Banks urged to increase their core capital ratio

This decision will strengthen banks’ risk resilience in the face of unexpected losses: BB

People taking services at a branch of a bank in Dhaka. The central bank has ordered banks to maintain at least 3.25% Tier 1 capital, also known as the leverage ratio, in 2023 and increase it to 4% in 2026. Photo: Star / file

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People taking services at a branch of a bank in Dhaka. The central bank has ordered banks to maintain at least 3.25% Tier 1 capital, also known as the leverage ratio, in 2023 and increase it to 4% in 2026. Photo: Star / file

The central bank yesterday asked banks to increase their core capital ratio to 3.25% in 2023 after failing to build enough capital and reserves in line with international standards to absorb unexpected shocks.

In 2014, the Bangladesh Bank issued guidelines on risk-based capital adequacy for banks in accordance with the Basel III Accord, the main banking regulation that sets the minimum capital ratio requirement. Category 1 for financial institutions.

The BB has ordered banks to maintain by 2015 at least 3% Tier 1 capital, also known as the leverage ratio, in order to strike a balance between capital and assets.

Level 1 capital is used to describe a bank’s capital adequacy and refers to capital base which includes equity and disclosed reserves.

It ensures that a bank has sufficient capital reserves to absorb losses, thereby promoting both transparency and financial discipline among banking institutions and protecting taxpayers from exposure to losses.

The leverage ratio is calculated by dividing Tier 1 capital by the total exposure.

Although the banking industry implemented Basel III in 2019, the leverage ratio, as well as the risk-based capital adequacy ratio, has not increased proportionately, the BB said in an opinion yesterday.

Raising the leverage ratio to the expected level will help banks reduce their import spending in foreign trade, he said.

This will lead to a qualitative increase in the capital base of banks, according to the opinion.

“As a result, it will strengthen the risk resilience of banks against unexpected losses and strengthen the stability of the financial sector.”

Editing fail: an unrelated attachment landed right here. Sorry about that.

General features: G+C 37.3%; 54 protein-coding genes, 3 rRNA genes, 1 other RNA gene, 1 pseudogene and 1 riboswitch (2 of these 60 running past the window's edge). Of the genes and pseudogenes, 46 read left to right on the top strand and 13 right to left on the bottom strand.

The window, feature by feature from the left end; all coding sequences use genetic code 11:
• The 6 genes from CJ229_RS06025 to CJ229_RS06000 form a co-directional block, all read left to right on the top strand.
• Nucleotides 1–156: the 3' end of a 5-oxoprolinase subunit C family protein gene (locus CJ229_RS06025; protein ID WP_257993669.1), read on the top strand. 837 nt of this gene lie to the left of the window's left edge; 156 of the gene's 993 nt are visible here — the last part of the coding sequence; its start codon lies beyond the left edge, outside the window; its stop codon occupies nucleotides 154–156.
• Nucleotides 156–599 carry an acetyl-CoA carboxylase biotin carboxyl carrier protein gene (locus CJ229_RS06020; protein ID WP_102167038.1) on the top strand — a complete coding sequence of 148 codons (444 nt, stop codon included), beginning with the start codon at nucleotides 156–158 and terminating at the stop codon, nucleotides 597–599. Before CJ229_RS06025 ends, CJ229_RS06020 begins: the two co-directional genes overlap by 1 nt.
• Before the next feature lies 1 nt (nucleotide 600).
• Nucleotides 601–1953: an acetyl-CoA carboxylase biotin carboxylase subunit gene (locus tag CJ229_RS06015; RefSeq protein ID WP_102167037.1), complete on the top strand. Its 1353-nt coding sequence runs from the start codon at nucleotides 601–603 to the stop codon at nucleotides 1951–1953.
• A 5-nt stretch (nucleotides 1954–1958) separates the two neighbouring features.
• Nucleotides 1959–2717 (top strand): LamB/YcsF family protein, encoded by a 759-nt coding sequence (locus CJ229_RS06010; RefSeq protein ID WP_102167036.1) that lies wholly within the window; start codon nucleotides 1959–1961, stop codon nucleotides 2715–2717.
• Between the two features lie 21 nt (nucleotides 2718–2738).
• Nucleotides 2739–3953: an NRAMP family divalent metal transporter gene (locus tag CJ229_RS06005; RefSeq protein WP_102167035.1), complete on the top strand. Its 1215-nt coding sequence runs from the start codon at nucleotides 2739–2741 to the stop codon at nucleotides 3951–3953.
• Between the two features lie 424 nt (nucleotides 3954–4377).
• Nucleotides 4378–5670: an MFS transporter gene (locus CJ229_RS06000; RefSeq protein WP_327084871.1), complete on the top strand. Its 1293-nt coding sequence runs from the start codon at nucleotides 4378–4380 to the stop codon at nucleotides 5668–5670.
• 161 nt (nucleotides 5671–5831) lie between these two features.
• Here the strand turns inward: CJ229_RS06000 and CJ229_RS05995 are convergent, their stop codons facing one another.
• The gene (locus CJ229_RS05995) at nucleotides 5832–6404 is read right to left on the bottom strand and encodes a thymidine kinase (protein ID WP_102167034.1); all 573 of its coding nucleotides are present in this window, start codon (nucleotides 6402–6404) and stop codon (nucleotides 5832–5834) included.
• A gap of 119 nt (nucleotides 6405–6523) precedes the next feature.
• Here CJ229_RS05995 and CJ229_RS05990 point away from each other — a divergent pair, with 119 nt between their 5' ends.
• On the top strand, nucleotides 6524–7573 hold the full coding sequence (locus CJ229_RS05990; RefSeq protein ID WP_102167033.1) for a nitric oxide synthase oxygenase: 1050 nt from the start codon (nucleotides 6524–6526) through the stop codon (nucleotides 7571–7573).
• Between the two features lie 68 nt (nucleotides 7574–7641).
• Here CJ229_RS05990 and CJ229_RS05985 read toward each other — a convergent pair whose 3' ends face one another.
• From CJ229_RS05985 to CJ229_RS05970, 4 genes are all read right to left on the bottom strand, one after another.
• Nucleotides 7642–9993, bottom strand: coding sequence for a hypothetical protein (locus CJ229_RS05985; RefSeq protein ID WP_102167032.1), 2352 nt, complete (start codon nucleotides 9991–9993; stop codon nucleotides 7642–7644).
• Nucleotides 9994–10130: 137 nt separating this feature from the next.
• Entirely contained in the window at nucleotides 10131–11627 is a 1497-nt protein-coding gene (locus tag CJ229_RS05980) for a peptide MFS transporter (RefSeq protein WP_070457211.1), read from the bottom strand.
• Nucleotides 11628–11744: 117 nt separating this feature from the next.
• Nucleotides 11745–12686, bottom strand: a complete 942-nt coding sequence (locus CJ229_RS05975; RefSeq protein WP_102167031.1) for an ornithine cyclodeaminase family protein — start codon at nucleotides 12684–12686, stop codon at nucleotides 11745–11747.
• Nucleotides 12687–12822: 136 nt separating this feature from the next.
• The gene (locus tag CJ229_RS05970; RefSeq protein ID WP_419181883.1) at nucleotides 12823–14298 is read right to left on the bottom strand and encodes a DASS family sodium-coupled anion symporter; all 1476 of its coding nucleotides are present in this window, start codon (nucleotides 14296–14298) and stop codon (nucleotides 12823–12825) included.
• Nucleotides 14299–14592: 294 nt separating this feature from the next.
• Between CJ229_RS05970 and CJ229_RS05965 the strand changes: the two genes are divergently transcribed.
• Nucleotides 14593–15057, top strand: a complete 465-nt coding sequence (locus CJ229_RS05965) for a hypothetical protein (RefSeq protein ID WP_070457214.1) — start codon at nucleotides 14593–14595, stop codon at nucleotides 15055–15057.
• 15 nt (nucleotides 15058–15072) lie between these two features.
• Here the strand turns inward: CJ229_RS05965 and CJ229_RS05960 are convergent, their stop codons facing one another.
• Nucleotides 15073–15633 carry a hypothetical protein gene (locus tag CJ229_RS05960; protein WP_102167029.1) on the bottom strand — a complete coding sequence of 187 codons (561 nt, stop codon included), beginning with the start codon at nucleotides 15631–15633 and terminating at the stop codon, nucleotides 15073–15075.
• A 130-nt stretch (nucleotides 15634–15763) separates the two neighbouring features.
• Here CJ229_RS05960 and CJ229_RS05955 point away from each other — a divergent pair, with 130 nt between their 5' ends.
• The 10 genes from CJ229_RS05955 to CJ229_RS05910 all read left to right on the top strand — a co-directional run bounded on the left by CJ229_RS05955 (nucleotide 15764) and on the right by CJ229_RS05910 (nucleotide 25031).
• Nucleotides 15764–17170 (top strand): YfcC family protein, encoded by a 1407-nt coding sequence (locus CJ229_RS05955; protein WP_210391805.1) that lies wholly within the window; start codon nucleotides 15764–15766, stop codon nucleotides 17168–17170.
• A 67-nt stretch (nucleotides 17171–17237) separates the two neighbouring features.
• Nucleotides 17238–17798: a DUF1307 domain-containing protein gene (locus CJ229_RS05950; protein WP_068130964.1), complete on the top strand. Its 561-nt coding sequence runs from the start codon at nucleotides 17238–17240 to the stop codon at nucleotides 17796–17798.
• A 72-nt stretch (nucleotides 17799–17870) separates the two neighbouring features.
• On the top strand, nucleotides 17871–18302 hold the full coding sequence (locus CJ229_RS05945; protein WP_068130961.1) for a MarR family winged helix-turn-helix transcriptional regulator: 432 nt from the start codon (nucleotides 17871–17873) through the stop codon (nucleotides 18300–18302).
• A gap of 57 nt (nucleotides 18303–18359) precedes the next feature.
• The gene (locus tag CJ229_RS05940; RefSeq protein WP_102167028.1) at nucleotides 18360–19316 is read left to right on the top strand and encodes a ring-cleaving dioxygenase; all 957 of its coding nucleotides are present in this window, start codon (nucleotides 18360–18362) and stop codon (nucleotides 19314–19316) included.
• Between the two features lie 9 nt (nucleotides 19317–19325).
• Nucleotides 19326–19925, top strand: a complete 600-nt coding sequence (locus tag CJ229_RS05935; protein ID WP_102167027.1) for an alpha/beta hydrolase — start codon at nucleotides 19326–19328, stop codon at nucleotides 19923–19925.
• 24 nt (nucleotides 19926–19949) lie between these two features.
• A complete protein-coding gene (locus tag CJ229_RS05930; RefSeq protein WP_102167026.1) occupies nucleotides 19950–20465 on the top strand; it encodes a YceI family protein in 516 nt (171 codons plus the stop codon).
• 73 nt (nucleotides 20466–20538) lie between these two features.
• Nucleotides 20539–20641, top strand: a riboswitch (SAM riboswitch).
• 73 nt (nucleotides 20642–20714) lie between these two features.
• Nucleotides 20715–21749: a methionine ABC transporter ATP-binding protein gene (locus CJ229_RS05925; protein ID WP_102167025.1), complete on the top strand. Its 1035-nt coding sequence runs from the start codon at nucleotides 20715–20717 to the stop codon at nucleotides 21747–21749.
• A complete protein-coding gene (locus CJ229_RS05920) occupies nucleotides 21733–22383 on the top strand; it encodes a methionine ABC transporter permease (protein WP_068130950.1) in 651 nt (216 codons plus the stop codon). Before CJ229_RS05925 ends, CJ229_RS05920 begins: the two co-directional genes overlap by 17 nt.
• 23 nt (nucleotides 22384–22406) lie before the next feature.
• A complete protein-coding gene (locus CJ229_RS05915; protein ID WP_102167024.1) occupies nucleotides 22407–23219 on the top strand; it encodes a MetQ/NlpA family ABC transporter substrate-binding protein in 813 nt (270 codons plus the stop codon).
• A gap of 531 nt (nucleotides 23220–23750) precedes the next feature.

Banks will have all of 2022 to prepare to increase the leverage ratio. They will increase the ratio by 25 basis points each year until 2026 to reach 4%.

The current ratio is 3%.

Ahsan H Mansur, executive director of the Policy Research Institute of Bangladesh, said banks with a lower capital base would struggle to meet the target.

So owners of weak banks should either inject equity or banks should keep profits instead of distributing them among shareholders as dividends in order to strengthen the core capital base, he said. .

He said banks with a capital adequacy ratio (CAR) of 15-16% would be able to meet the core capital target.

Banks in Bangladesh maintained an (CAR) of 11.60 percent last year, according to data from BB.

This is much less than 18.6% in Pakistan, 16.5% in Sri Lanka and 15.8% in India.

The CAR, also known as the risk-weighted capital-to-asset ratio, measures the financial strength of a bank using its capital and assets.

Mansur said there were banks that weren’t doing well in 2020. But they still announced dividends.

“As a result, their base capital has not received any boost. If base capital is not strengthened, banks will naturally remain weak,” said the former head of the International Monetary Fund.

He called on the central bank to pay attention to the application of the directive and to strengthen supervision.

Syed Mahbubur Rahman, managing director of Mutual Trust Bank, said some banks could expand their assets, without respecting their capital. Thus, the central bank had taken steps to ensure that banks’ assets grew in line with their capital.

“It means you can’t be overexposed and your balance sheet has to be strong.”

Sallie R. Loera